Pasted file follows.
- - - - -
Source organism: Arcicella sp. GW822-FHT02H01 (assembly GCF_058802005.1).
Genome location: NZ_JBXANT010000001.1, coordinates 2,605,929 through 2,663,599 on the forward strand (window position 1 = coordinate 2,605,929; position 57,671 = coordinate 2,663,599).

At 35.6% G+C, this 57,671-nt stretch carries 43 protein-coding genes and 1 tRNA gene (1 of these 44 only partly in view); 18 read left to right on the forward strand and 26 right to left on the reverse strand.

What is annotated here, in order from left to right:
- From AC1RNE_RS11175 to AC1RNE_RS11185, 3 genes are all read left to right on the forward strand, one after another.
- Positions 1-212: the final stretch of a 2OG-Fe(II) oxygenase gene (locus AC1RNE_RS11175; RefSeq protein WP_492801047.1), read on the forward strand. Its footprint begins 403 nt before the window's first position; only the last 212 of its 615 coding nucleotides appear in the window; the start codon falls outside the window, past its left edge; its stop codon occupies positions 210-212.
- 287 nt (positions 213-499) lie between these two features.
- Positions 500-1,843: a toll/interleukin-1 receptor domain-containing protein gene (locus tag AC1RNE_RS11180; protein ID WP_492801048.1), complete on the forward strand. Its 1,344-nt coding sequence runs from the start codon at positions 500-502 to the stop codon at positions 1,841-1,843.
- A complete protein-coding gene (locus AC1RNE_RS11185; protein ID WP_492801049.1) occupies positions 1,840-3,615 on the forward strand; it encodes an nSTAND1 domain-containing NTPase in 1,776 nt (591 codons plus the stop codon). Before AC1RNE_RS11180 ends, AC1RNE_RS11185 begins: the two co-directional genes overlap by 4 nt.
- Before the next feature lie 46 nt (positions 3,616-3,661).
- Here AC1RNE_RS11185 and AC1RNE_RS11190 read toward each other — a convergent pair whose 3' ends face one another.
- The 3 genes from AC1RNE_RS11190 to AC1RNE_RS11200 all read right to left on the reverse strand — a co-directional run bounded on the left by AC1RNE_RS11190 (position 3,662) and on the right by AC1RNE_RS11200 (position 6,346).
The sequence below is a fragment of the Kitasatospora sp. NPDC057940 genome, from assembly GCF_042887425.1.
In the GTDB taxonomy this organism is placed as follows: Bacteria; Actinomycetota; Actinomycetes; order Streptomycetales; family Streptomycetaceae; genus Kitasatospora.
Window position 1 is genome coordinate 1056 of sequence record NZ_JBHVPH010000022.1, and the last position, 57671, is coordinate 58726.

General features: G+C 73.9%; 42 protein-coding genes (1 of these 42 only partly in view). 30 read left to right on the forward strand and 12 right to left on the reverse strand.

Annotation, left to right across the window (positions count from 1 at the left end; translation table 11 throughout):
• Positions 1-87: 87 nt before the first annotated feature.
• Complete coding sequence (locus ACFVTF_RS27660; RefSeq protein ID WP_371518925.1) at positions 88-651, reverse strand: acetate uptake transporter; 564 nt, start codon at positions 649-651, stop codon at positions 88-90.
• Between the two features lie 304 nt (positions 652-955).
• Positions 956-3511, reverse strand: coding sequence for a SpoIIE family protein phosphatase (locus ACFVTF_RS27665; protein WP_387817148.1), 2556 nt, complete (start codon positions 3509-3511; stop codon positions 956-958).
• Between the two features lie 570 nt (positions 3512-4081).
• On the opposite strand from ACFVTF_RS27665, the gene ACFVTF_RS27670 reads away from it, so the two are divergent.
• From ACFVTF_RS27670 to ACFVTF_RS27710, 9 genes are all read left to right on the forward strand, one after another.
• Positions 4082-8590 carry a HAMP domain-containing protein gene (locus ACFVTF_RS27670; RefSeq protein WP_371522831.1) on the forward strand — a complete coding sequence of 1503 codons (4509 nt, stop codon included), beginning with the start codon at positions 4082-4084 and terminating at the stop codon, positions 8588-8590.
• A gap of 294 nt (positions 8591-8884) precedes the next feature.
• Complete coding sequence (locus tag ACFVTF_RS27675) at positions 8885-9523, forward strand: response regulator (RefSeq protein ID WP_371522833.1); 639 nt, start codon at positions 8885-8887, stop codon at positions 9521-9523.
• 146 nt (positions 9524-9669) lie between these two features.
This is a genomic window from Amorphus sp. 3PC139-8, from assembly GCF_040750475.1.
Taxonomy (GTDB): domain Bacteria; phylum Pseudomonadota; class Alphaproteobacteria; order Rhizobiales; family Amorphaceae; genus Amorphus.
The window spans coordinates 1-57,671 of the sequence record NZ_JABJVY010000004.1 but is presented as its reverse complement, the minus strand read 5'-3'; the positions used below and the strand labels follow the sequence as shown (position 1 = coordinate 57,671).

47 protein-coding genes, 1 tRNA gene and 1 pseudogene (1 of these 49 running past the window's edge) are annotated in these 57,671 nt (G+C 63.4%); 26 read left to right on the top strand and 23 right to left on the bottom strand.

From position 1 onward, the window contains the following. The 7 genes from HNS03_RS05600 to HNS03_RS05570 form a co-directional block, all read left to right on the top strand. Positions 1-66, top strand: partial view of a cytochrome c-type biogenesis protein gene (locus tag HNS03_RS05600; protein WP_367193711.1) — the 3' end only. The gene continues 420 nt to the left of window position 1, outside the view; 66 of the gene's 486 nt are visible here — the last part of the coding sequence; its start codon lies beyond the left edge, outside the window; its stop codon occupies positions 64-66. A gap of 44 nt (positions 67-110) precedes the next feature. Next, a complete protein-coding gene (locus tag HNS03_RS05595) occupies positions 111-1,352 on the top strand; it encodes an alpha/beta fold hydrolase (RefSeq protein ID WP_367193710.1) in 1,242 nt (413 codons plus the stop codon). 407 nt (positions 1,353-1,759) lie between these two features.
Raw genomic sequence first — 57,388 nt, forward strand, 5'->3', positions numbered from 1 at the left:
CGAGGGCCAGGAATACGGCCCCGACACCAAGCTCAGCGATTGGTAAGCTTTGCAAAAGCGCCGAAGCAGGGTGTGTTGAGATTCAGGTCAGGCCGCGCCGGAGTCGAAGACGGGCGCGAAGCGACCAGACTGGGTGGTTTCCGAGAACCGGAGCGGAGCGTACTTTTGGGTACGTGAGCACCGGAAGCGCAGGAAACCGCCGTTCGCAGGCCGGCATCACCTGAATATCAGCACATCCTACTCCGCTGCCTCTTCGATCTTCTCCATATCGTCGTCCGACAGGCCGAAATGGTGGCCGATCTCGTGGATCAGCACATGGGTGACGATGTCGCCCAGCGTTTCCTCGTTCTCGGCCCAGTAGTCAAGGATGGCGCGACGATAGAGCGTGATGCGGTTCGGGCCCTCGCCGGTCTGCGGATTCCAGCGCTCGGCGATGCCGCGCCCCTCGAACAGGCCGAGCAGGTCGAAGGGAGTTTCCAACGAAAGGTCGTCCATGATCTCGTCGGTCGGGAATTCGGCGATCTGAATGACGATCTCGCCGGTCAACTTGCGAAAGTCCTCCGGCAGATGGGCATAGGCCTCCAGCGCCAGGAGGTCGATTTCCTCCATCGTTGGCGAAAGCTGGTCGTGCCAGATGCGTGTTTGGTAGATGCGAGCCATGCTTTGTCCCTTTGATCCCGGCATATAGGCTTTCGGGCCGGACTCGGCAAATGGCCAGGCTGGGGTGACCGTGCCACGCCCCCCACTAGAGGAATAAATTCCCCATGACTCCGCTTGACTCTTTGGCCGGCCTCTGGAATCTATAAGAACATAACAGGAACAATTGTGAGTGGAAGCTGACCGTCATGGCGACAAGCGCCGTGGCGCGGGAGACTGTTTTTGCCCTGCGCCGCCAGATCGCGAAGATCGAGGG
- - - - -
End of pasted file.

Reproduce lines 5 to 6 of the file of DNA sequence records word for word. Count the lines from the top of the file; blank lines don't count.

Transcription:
- From AC1RNE_RS11175 to AC1RNE_RS11185, 3 genes are all read left to right on the forward strand, one after another.
- Positions 1-212: the final stretch of a 2OG-Fe(II) oxygenase gene (locus AC1RNE_RS11175; RefSeq protein WP_492801047.1), read on the forward strand. Its footprint begins 403 nt before the window's first position; only the last 212 of its 615 coding nucleotides appear in the window; the start codon falls outside the window, past its left edge; its stop codon occupies positions 210-212.